Sawhney was born in the southern region of London in 1964 and raised in Kent. He developed a passion for music at a young age, learning to play the piano, guitar, sitar, and tabla. He pursued a degree in law and then accountancy at Hertfordshire University, where he met Sanjeev Bhaskar. Together, they formed the comedy duo known as the Secret Asians and later created Goodness Gracious Me. Sawhney eventually left comedy to focus on his music career and has since released 13 studio albums, including the critically acclaimed Beyond Skin, which was nominated for the Mercury Prize. In addition to his music, Sawhney also composes scores for films, TV programs, and stage productions. His most recent album, Identity, is currently available.
The Time Traveller’s Wife at the Apollo theatre, London
The musical, featuring music by Joss Stone and Dave Stewart, was an enjoyable experience. As a science fiction enthusiast, I was curious about the mechanics of time travel, but the focus of the story is on the love between the main characters, Clare and Henry. Henry continuously disappears and reappears at various points in Clare’s life, adding to the dramatic effect. The staging, particularly when a character suddenly vanishes on stage, was impressive. The cast was highly enjoyable, and Joanna Woodward, who portrays Clare, has a similar vocal quality to Joss Stone.
The TV series “The Morning Show” on Apple TV+.
The ongoing television series featuring Jennifer Aniston as a prominent news anchor in the United States has been highly captivating. Previous seasons tackled timely topics such as #MeToo and other relevant issues. In the current season, which is approaching its finale and has left viewers on edge, the focus has shifted to media corruption and the influence of corporations and wealthy individuals on news content. Jon Hamm portrays a character named Paul Marks, who is clearly inspired by Elon Musk. The show raises important questions about integrity and exposes the power struggles that can take place within high-ranking news organizations. While it may not always hit the mark, it is certainly worth watching.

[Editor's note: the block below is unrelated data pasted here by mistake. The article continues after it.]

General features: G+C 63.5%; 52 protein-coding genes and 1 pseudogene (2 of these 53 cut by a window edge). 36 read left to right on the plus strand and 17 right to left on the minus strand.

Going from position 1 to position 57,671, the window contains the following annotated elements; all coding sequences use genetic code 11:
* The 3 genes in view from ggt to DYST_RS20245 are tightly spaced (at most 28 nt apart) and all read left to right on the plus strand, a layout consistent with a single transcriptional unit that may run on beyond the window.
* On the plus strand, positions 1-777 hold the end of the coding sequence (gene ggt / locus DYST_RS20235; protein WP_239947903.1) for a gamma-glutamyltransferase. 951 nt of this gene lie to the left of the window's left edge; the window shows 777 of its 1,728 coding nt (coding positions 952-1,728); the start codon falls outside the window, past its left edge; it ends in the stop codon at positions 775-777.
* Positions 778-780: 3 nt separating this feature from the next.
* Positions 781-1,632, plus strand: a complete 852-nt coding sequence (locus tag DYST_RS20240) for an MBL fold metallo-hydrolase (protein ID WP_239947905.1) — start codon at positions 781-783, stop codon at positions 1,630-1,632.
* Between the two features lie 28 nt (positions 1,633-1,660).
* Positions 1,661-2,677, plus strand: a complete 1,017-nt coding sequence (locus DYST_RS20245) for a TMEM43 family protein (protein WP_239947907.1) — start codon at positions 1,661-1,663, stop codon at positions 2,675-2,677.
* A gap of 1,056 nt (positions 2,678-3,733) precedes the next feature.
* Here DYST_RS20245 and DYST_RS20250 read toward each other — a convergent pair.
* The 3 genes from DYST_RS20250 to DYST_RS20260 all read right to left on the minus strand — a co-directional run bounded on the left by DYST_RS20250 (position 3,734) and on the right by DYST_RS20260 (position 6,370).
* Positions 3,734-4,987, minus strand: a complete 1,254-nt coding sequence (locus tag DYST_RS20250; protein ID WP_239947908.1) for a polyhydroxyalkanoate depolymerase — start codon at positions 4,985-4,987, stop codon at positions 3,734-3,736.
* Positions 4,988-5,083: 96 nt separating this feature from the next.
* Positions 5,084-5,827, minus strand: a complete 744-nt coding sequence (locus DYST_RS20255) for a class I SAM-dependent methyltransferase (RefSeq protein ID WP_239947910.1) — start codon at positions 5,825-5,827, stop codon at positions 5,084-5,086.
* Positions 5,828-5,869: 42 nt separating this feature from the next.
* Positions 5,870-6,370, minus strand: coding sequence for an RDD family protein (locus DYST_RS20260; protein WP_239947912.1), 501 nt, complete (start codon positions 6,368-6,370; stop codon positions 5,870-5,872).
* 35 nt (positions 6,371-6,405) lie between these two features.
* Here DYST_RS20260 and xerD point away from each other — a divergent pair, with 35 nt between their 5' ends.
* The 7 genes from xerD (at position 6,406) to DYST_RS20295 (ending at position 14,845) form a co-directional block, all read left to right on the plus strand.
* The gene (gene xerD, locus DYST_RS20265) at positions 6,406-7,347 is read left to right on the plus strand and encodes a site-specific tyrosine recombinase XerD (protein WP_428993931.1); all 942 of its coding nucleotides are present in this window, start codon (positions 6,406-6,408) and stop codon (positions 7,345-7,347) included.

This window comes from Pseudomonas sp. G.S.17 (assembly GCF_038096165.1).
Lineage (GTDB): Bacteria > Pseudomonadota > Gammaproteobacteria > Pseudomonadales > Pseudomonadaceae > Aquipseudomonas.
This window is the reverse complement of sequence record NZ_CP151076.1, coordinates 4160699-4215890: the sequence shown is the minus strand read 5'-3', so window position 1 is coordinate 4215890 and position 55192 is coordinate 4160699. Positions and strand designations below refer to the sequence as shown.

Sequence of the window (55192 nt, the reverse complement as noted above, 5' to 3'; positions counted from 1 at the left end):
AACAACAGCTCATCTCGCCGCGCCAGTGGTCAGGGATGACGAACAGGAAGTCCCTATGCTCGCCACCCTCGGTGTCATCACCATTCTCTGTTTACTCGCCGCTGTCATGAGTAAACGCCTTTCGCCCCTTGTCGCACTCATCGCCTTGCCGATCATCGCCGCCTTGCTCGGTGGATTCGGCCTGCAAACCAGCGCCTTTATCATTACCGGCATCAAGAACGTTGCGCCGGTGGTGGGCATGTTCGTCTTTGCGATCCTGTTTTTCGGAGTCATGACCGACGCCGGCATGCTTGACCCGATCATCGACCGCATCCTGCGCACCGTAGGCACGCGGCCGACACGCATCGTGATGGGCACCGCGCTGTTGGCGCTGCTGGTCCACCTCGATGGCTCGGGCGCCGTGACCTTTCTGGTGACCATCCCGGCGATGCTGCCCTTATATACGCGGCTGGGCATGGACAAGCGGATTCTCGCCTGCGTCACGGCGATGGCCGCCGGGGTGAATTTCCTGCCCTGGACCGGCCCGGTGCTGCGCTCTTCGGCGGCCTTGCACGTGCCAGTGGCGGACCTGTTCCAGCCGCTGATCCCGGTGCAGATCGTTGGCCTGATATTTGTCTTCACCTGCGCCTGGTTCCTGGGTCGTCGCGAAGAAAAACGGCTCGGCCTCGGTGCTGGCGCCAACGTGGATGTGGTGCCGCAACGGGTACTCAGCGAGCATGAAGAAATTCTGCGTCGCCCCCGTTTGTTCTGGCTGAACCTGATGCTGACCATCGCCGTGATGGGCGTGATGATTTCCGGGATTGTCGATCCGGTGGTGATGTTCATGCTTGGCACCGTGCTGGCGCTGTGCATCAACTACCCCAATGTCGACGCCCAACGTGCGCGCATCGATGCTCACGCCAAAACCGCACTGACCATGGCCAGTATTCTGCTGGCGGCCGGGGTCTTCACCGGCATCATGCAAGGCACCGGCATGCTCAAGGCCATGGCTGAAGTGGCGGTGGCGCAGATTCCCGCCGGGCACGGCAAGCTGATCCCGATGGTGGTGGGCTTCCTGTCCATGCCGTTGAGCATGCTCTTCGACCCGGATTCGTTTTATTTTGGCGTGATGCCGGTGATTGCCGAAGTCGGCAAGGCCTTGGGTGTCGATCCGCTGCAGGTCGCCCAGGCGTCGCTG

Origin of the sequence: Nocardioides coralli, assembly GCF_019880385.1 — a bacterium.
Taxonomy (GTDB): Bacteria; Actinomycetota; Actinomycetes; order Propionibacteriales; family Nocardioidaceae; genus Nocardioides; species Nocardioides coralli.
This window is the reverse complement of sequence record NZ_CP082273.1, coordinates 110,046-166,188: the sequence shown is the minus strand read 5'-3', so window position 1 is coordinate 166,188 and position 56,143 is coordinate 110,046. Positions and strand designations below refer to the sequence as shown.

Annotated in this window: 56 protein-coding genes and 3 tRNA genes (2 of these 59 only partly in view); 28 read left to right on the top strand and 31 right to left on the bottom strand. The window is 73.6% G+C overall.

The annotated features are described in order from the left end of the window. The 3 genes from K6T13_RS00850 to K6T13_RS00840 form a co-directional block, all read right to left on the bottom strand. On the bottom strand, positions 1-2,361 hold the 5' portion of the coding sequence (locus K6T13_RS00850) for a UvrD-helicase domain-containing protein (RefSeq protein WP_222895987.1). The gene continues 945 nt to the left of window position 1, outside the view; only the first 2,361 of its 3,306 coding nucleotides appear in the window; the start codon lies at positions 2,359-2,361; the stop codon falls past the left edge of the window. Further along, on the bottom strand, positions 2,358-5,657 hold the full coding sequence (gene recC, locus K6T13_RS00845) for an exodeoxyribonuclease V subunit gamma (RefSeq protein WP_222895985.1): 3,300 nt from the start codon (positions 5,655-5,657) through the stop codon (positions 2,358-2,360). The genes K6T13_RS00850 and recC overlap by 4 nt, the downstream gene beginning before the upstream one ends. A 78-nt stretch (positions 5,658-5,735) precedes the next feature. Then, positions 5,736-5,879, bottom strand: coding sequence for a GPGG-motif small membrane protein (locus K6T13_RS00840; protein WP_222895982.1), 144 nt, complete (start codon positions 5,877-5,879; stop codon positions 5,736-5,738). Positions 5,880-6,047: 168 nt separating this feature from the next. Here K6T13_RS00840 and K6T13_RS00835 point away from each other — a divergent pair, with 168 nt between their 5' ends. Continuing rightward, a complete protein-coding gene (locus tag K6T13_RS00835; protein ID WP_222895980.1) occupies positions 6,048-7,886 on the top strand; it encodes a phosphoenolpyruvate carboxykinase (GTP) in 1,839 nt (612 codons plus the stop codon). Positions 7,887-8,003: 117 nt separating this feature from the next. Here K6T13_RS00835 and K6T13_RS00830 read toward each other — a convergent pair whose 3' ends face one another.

Jikoni, located in Marylebone, is a quaint eatery that exudes a cozy vibe and serves some of the best food in London. Ravinder Bhogal, the owner, hails from Kenyan-Indian roots and her culinary style incorporates a fusion of Arabian, Indian, and African flavors that blend together seamlessly. The ingredients used are always fresh and thoughtfully selected. It’s difficult to choose a favorite dish, but the mango and golden coin curry is simply divine. Even those who aren’t fans of aubergines will be pleasantly surprised by Ravinder’s skillful preparation of them. Her flavor combinations are truly exceptional.
The Sadler’s Wells performance of “Our Voices” by the English National Ballet.
My mum was a Bharatanatyam dancer – an Indian classical form of dance – so I’ve always had a strong love of the form. I go to a lot of shows including, recently, this programme in three parts at Sadler’s Wells. The first piece, Theme and Variations, was choreographed by George Balanchine, but I was really interested in seeing Andrea Miller’s interpretation of Stravinsky’s Les Noces. It was outstanding. I left with a sense of having been immersed in a twilight world.
Maestro (dir Bradley Cooper)
I watched a preview of the new film about Leonard Bernstein at Tate Modern. Biographical films about conductors often exaggerate, and this one has some over-the-top moments, but Bernstein himself was known for being dramatic at times. The story is quite tragic. Bernstein was homosexual and the movie portrays him constantly being unfaithful to his wife, played by Carey Mulligan. Despite this, their relationship appears to be strong. Bradley Cooper does an excellent job portraying Bernstein, and Mulligan’s performance is exceptional. The aging effects are also incredibly realistic; the makeup artist deserves an Oscar.
Jason Singh, Royal Albert Hall, part of the Journeys festival
Jason Singh is an exceptional beatboxer and sound creator. I hired him for the Journeys festival last month and he collaborated with three other musicians: Aref Durvesh on tabla, Giuliano Modarelli on guitar, and Danny Keane, who plays cello and jazz piano. They worked seamlessly as a team. At one point, Jason delivered a remarkable beatbox solo that was unconventional and focused more on creating sounds and cinematic moods. The audience was kept on their toes as they were unsure of what to anticipate, but the performers did a fantastic job of captivating them.